Poker Central Acquires High Stakes Poker Brand and Assets

  • Online streaming site plans to resurrect High Stakes Poker and film new episodes
  • The classic poker TV show aired seven seasons between 2006 and 2011
  • Its success was down to real, high-stakes cash games that fascinated viewers
Poker player peeking at hole cards with stacks of cash and chips on table
Poker Central has acquired High Stakes Poker with the intention of creating new episodes of the classic poker television show. [Image:]

Poker Central to stream show, produce new episodes

Poker Central announced on Tuesday that it has purchased the brand and assets of High Stakes Poker. The popular poker television show was broadcast by the Game Show Network (GSN) for seven seasons between 2006 and 2011.

In a press release, Poker Central said it will stream High Stakes Poker on its subscription service, PokerGO, starting in the next few months. The online poker streaming site also tweeted the news shortly after:

Poker Central also plans to produce new episodes of High Stakes Poker. These will be streamed on PokerGO and possibly distributed through “potential broadcast and streaming partners.” No timetable was detailed for future original episodes of the program.

a dream come true to bring the series to a new generation of poker fans and players”

High Stakes Poker‘s former producer and current PokerGO executive producer, Mori Eskandani, said: “It’s truly a dream come true to bring the series to a new generation of poker fans and players, and we expect even more action when the show returns with faces both new and old.”

High Stakes Poker ruled crowded poker TV field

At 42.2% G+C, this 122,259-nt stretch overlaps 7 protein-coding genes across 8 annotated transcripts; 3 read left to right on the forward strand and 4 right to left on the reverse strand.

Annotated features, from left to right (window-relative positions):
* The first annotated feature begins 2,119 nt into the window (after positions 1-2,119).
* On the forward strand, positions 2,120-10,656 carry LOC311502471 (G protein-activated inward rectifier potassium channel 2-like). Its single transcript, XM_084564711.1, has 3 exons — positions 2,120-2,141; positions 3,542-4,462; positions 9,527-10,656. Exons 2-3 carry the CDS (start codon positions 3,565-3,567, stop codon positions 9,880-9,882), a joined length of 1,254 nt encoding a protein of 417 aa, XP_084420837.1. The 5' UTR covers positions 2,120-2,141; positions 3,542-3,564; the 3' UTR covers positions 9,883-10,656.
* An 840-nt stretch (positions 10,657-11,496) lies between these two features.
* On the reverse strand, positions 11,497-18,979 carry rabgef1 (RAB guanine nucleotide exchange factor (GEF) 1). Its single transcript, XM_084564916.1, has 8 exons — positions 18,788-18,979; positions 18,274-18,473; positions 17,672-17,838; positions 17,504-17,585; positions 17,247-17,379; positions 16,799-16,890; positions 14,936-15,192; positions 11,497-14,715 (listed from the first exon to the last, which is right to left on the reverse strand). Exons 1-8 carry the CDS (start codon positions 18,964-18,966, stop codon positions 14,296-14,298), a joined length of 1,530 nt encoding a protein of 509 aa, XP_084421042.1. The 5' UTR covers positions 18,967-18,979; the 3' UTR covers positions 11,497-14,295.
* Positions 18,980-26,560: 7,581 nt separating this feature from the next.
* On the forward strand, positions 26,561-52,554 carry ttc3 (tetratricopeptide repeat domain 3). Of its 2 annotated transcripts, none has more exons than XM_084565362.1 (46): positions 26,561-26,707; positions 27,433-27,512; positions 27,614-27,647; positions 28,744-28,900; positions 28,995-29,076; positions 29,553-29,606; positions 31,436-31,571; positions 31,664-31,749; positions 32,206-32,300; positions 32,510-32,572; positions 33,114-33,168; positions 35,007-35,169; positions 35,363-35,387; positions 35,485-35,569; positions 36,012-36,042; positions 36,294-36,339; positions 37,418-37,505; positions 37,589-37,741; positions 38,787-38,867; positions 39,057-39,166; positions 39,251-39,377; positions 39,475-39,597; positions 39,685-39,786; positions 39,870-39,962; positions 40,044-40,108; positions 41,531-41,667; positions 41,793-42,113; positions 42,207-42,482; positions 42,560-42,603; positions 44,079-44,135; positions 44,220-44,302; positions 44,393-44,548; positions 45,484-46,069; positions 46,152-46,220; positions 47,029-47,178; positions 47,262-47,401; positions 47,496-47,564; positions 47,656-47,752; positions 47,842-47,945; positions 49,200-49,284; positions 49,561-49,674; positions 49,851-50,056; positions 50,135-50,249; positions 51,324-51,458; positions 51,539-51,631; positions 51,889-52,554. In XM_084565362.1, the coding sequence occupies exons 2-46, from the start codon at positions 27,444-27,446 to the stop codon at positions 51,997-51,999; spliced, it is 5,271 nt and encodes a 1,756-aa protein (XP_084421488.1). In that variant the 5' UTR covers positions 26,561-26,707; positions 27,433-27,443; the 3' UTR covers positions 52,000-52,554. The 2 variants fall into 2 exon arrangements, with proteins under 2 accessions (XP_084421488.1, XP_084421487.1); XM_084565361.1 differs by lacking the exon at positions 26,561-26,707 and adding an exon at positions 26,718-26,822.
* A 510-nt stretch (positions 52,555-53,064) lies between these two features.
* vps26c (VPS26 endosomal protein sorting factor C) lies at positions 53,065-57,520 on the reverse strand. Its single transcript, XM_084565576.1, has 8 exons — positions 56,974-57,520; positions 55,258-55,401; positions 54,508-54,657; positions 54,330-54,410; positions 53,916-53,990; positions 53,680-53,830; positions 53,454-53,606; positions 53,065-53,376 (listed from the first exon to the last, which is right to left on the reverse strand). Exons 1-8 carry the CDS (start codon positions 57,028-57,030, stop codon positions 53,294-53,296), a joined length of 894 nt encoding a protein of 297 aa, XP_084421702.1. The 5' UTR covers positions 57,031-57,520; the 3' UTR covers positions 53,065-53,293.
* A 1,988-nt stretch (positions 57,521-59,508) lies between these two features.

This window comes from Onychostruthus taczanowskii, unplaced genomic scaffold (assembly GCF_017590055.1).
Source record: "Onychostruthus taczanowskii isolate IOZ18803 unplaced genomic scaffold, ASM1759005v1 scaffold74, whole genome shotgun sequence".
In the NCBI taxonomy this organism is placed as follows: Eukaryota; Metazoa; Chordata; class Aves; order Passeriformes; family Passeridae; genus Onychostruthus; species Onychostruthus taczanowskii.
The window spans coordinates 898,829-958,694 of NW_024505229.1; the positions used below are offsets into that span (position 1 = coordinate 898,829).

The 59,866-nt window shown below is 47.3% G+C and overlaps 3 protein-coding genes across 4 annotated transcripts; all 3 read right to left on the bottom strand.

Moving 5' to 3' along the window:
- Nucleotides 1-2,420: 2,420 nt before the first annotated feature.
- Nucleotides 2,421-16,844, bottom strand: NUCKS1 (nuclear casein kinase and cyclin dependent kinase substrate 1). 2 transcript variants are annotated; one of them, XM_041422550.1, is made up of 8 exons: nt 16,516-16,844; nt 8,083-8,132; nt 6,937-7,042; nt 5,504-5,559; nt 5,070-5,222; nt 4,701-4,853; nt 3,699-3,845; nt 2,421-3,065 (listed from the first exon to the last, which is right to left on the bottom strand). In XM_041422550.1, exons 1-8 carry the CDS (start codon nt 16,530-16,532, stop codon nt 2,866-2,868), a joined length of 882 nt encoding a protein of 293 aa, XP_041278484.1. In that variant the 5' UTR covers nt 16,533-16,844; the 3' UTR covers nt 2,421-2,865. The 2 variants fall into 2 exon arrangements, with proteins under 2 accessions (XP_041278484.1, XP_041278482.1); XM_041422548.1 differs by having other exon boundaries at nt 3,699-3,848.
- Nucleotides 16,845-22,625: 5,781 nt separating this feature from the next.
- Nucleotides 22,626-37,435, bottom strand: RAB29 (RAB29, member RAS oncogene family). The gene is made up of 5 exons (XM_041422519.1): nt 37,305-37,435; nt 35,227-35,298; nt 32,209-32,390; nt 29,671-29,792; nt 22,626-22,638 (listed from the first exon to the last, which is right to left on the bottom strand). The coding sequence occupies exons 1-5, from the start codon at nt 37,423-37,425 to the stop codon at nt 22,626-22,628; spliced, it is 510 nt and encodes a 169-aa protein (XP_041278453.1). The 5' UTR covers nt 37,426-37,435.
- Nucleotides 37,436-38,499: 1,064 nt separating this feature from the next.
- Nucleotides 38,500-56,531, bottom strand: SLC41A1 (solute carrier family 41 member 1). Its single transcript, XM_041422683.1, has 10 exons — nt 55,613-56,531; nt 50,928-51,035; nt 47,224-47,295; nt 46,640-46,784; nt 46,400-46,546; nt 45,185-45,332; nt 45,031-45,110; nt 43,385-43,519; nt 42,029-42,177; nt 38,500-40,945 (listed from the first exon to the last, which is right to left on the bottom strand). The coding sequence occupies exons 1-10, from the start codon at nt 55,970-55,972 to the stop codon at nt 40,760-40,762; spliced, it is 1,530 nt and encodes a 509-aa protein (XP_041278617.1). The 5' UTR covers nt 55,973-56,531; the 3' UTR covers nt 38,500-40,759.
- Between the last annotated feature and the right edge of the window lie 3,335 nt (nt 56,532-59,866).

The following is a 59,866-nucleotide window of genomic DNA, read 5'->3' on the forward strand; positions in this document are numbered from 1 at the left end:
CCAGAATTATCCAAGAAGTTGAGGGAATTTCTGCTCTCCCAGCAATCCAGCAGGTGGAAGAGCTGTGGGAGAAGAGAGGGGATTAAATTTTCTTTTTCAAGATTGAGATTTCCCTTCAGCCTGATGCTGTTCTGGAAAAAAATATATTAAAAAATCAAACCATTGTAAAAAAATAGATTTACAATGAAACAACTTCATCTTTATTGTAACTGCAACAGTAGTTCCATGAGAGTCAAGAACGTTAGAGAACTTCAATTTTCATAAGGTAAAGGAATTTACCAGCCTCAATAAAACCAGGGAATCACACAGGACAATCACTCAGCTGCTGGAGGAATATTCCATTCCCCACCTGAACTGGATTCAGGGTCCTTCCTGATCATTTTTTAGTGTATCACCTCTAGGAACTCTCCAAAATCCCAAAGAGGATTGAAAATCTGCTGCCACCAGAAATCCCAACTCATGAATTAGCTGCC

High Stakes Poker debuted on January 16, 2006, during the peak of the poker boom. In a sea of poker tournament television, the show stood out because it brought viewers into the world of high-stakes cash games. Fans could watch stars like Daniel Negreanu, Barry Greenstein, and Patrik Antonius toss around chips and bricks of cash and agonize over pots that escalated into the hundreds of thousands of dollars.

Adding to the show’s success was the commentary of AJ Benza and actor/comedian-turned-poker-pro Gabe Kaplan. The two teamed up for the first five seasons of High Stakes Poker, while Kaplan hosted by himself in season six. In the final season, another actor/comedian and poker aficionado, Norm Macdonald, took over commentator duties.

One of the aspects of High Stakes Poker that kept it fascinating to viewers was the juxtaposition of experienced, live poker pros with up-and-coming internet pros and wealthy amateurs. According to Eskandani,

High Stakes Poker was raw and natural, we just let the players play and that’s what made it so special.”

It was fairly apparent that the big-time pros were excited to go up against deep-pocketed businessmen, but weren’t sure what to do at first against the internet pros like Tom Dwan. The dynamic when six-figure buy-ins were involved was exciting to poker fans.

A full 13-to-16 episode season was filmed over the course of a one- to three-day period. Players were compensated $1,250 per hour for participating, though that was nothing compared to the amount of money they had on the table. The first, fifth, and sixth seasons were filmed at the Golden Nugget in Las Vegas. Season two was shot at the Palms, seasons three and four were filmed at South Point Casino, and the final season was taped at the Bellagio.

Poker Central has grown to own poker streaming space

Poker Central originally started as an attempt at a 24-hour poker cable network but quickly morphed into an online streaming site. For the last few years, it has teamed with ESPN to stream much of the World Series of Poker’s live action via PokerGO. It also broadcasts other live tournaments like the Aussie Millions, its own Super High Roller Bowl, and partypoker MILLIONS.

In “The Vault”, PokerGO shows past episodes of the World Series of Poker Main Event and High Stakes Poker’s chief rival, Poker After Dark, among other shows.

PokerGO also produces original poker programming like the biographical Legends of the Game, Pokerography, and Beyond the Rail, as well as Stories From the Felt, Dead Money, and Poker Nights.

Much of PokerGO’s tournament coverage is streamed live, while everything else can be pulled up on demand.

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